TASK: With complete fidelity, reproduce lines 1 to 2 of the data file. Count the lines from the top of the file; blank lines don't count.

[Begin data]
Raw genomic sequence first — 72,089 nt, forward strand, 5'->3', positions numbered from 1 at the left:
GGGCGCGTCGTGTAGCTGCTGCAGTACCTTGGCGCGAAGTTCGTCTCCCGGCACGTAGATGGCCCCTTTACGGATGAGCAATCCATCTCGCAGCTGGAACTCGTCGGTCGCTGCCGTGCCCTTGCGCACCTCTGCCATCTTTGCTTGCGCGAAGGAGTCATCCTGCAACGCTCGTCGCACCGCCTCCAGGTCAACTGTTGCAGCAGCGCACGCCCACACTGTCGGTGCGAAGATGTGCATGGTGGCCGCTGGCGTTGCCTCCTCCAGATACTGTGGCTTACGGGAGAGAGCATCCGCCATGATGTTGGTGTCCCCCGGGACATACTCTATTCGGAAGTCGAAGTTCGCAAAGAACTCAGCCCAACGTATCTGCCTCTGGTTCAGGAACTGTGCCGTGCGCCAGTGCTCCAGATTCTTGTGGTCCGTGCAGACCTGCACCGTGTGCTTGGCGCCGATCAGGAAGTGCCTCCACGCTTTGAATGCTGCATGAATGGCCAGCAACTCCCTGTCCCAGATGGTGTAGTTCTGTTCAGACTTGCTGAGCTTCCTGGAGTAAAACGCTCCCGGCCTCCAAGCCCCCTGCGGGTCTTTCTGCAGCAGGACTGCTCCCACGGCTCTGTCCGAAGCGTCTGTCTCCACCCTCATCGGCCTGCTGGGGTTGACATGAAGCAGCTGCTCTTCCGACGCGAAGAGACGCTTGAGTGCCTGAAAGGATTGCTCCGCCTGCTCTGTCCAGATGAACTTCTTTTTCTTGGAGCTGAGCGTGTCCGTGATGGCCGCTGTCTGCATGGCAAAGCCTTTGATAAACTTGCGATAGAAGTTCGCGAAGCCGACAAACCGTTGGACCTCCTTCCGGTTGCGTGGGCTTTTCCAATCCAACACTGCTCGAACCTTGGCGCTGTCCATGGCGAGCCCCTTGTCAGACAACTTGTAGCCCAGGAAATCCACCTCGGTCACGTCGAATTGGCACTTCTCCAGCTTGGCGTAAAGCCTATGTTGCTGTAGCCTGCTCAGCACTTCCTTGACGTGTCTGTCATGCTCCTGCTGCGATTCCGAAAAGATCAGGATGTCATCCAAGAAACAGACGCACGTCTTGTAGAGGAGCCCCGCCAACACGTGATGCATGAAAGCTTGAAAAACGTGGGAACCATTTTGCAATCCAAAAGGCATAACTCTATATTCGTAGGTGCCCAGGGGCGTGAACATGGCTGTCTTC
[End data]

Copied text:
Raw genomic sequence first — 72,089 nt, forward strand, 5'->3', positions numbered from 1 at the left:
GGGCGCGTCGTGTAGCTGCTGCAGTACCTTGGCGCGAAGTTCGTCTCCCGGCACGTAGATGGCCCCTTTACGGATGAGCAATCCATCTCGCAGCTGGAACTCGTCGGTCGCTGCCGTGCCCTTGCGCACCTCTGCCATCTTTGCTTGCGCGAAGGAGTCATCCTGCAACGCTCGTCGCACCGCCTCCAGGTCAACTGTTGCAGCAGCGCACGCCCACACTGTCGGTGCGAAGATGTGCATGGTGGCCGCTGGCGTTGCCTCCTCCAGATACTGTGGCTTACGGGAGAGAGCATCCGCCATGATGTTGGTGTCCCCCGGGACATACTCTATTCGGAAGTCGAAGTTCGCAAAGAACTCAGCCCAACGTATCTGCCTCTGGTTCAGGAACTGTGCCGTGCGCCAGTGCTCCAGATTCTTGTGGTCCGTGCAGACCTGCACCGTGTGCTTGGCGCCGATCAGGAAGTGCCTCCACGCTTTGAATGCTGCATGAATGGCCAGCAACTCCCTGTCCCAGATGGTGTAGTTCTGTTCAGACTTGCTGAGCTTCCTGGAGTAAAACGCTCCCGGCCTCCAAGCCCCCTGCGGGTCTTTCTGCAGCAGGACTGCTCCCACGGCTCTGTCCGAAGCGTCTGTCTCCACCCTCATCGGCCTGCTGGGGTTGACATGAAGCAGCTGCTCTTCCGACGCGAAGAGACGCTTGAGTGCCTGAAAGGATTGCTCCGCCTGCTCTGTCCAGATGAACTTCTTTTTCTTGGAGCTGAGCGTGTCCGTGATGGCCGCTGTCTGCATGGCAAAGCCTTTGATAAACTTGCGATAGAAGTTCGCGAAGCCGACAAACCGTTGGACCTCCTTCCGGTTGCGTGGGCTTTTCCAATCCAACACTGCTCGAACCTTGGCGCTGTCCATGGCGAGCCCCTTGTCAGACAACTTGTAGCCCAGGAAATCCACCTCGGTCACGTCGAATTGGCACTTCTCCAGCTTGGCGTAAAGCCTATGTTGCTGTAGCCTGCTCAGCACTTCCTTGACGTGTCTGTCATGCTCCTGCTGCGATTCCGAAAAGATCAGGATGTCATCCAAGAAACAGACGCACGTCTTGTAGAGGAGCCCCGCCAACACGTGATGCATGAAAGCTTGAAAAACGTGGGAACCATTTTGCAATCCAAAAGGCATAACTCTATATTCGTAGGTGCCCAGGGGCGTGAACATGGCTGTCTTC